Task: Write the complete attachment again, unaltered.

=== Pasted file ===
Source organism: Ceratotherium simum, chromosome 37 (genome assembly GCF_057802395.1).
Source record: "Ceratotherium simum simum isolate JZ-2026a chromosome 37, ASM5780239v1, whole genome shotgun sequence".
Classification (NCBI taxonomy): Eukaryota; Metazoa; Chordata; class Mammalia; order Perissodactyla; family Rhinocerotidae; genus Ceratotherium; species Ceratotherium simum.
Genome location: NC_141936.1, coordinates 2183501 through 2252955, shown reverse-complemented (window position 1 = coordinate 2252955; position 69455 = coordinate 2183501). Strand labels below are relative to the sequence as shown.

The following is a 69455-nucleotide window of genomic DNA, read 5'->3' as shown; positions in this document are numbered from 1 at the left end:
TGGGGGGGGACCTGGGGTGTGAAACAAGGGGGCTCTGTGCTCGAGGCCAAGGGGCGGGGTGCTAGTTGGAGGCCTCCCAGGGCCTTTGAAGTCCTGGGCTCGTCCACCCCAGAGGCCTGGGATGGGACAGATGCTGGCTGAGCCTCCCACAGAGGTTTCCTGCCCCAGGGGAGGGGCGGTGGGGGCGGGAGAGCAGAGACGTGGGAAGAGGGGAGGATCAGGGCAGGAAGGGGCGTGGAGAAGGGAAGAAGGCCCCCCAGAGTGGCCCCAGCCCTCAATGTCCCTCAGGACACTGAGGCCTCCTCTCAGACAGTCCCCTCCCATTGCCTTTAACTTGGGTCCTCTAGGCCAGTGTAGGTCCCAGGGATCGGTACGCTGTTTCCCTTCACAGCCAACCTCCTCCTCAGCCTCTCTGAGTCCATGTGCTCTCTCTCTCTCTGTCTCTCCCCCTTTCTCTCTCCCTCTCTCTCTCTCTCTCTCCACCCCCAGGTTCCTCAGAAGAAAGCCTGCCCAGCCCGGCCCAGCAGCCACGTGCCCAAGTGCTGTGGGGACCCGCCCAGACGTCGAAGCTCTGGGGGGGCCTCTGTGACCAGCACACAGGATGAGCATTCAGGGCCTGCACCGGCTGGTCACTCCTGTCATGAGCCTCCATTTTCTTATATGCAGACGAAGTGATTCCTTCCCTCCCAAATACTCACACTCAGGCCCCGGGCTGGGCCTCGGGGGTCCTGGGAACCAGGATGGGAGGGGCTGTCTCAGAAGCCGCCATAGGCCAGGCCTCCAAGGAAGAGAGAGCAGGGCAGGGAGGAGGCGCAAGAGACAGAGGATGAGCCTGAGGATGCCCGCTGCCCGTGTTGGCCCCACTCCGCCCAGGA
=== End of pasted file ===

Source organism: Ceratotherium simum, chromosome 37 (genome assembly GCF_057802395.1).
Source record: "Ceratotherium simum simum isolate JZ-2026a chromosome 37, ASM5780239v1, whole genome shotgun sequence".
Classification (NCBI taxonomy): Eukaryota; Metazoa; Chordata; class Mammalia; order Perissodactyla; family Rhinocerotidae; genus Ceratotherium; species Ceratotherium simum.
Genome location: NC_141936.1, coordinates 2183501 through 2252955, shown reverse-complemented (window position 1 = coordinate 2252955; position 69455 = coordinate 2183501). Strand labels below are relative to the sequence as shown.

The following is a 69455-nucleotide window of genomic DNA, read 5'->3' as shown; positions in this document are numbered from 1 at the left end:
TGGGGGGGGACCTGGGGTGTGAAACAAGGGGGCTCTGTGCTCGAGGCCAAGGGGCGGGGTGCTAGTTGGAGGCCTCCCAGGGCCTTTGAAGTCCTGGGCTCGTCCACCCCAGAGGCCTGGGATGGGACAGATGCTGGCTGAGCCTCCCACAGAGGTTTCCTGCCCCAGGGGAGGGGCGGTGGGGGCGGGAGAGCAGAGACGTGGGAAGAGGGGAGGATCAGGGCAGGAAGGGGCGTGGAGAAGGGAAGAAGGCCCCCCAGAGTGGCCCCAGCCCTCAATGTCCCTCAGGACACTGAGGCCTCCTCTCAGACAGTCCCCTCCCATTGCCTTTAACTTGGGTCCTCTAGGCCAGTGTAGGTCCCAGGGATCGGTACGCTGTTTCCCTTCACAGCCAACCTCCTCCTCAGCCTCTCTGAGTCCATGTGCTCTCTCTCTCTCTGTCTCTCCCCCTTTCTCTCTCCCTCTCTCTCTCTCTCTCTCCACCCCCAGGTTCCTCAGAAGAAAGCCTGCCCAGCCCGGCCCAGCAGCCACGTGCCCAAGTGCTGTGGGGACCCGCCCAGACGTCGAAGCTCTGGGGGGGCCTCTGTGACCAGCACACAGGATGAGCATTCAGGGCCTGCACCGGCTGGTCACTCCTGTCATGAGCCTCCATTTTCTTATATGCAGACGAAGTGATTCCTTCCCTCCCAAATACTCACACTCAGGCCCCGGGCTGGGCCTCGGGGGTCCTGGGAACCAGGATGGGAGGGGCTGTCTCAGAAGCCGCCATAGGCCAGGCCTCCAAGGAAGAGAGAGCAGGGCAGGGAGGAGGCGCAAGAGACAGAGGATGAGCCTGAGGATGCCCGCTGCCCGTGTTGGCCCCACTCCGCCCAGGA